March 20, 2015
OP-ED: Assessing the State of Water and Power in the West
Water and Power Report
By Congressman Rob Bishop
Chairman, House Committee on Natural Resources
Those of us from the western United States are fully aware of what irrigated agriculture means to our local ways of life, regional economies, domestic food supplies, and international markets. Indeed, the visionary leaders who created our water projects were outside-the-box thinkers who transformed deserts into some of the most productive soils in the world and made our western urban and rural landscapes, and all those in between, what they are today.
Serial litigation and regulations are doing their best to undermine that promise. The current U.S. Environmental Protection Agency’s “Waters of the U.S.” proposal is a veiled Washington, DC-knows-best attempt to regulate almost any body of water—including irrigation canals—under the guise of environmental protection. The U.S. Forest Service has also proposed a directive regulating groundwater, an area that has historically been within the purview of state jurisdiction. These policies are part of a massive overreach of federal authority and are seen as unsolicited, unwelcomed, and unjust by those at the state and local levels. I know from my experience as a state legislator that it’s the people who live on the land and work on these issues that have the best knowledge of proactive environmental protection and water use, not unelected bureaucrats in Washington. Under my leadership, the House Committee on Natural Resources will introduce and advance legislation that will rein in this federal overreach.
The Endangered Species Act (ESA) is another well intended federal law that has been hijacked by real and threatened litigation that has forced many federal, state, and local water agencies and farming operations to walk on eggshells. The water crisis facing much of California’s San Joaquin Valley is a microcosm of how the needs of a three-inch endangered fish can be more important than entire communities and local farms. Now, it’s the irrigated farming communities that are endangered as these regulations exacerbate natural drought. My committee will focus on the role of states and localities in species protection, promoting data transparency and other common-sense proposals that are necessary to help both species and people. Indeed, federal laws like the ESA are often full of outdated notions that environmental needs and human activity cannot be in harmony. The truth is that they are mutually dependent and they must coexist— and the current policy regime is failing both. This mindset must be changed in both the law and regulatory arenas.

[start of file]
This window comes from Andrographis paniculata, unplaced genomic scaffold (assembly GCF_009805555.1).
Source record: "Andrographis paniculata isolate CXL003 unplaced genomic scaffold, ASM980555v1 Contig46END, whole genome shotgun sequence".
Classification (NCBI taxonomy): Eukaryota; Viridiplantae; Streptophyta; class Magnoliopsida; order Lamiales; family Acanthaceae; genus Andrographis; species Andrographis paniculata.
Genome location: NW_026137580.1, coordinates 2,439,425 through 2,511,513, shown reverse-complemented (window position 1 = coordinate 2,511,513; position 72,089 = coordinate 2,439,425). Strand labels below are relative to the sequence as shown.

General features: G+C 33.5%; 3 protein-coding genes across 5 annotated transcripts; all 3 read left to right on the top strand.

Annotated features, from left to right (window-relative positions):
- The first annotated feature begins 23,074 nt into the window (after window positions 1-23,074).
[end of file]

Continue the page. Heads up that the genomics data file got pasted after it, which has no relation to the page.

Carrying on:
We must also have an infrastructure renaissance so that our society can prosper and that our natural resources remain healthy and robust for generations to come. Instead of accepting the status quo of water supplies, we must expand the water pie for both human and environmental needs. This return to abundance will include building more water storage, more canals, more hydropower, and more electricity transmission so that renewable energy can reach the marketplace.
Unfortunately, right now, many of our environmental laws and stove-piped bureaucracies are inhibiting new investments and curtailing innovative thinking. For example, our nation needs permitting reform that streamlines applications. Federal agencies must be stopped from blockading projects that help people and species. There are potential water storage projects in California that should be greenlighted to boost both irrigation and fish flows, and yet they have been stymied by a 20th-century, bureaucratic, paralysis-by-analysis approach. Our nation put a man on the moon in 8 years—yet these projects have been studied for over 12 years.
If these challenges are going to be addressed, we have to think differently and not be afraid to honestly assess other landmark laws such as the National Environmental Policy Act (NEPA), which is one of the most expansive regulatory regimes in the country. While no one can dispute the intent of NEPA, it is a law that requires oversight. NEPA created the White House Council on Environmental Quality and touches anything and everything with a federal nexus. Yet, a report last year from the U.S. Government Accountability Office concluded that there is very little available information on the costs or benefits of the thousands of NEPA-related analyses conducted each year. We must have greater oversight in this arena in order to identify regulatory duplication and mitigate exorbitant costs and delays associated with the NEPA process. To pursue these priorities, I have elevated NEPA to the exclusive jurisdiction of the full committee for the 114th Congress.
As an American history and government teacher for 28 years, I compare the past with the present to see which policies work and which need to be revamped. It is undeniable: When it comes to water and power, the current regulatory framework is failing us in the present and will fail us in the future. Policymakers must return to a can-do mindset that shuns the unacceptable bureaucracy and places our nation on a path to water and power abundance.
to view on Irrigation Leader.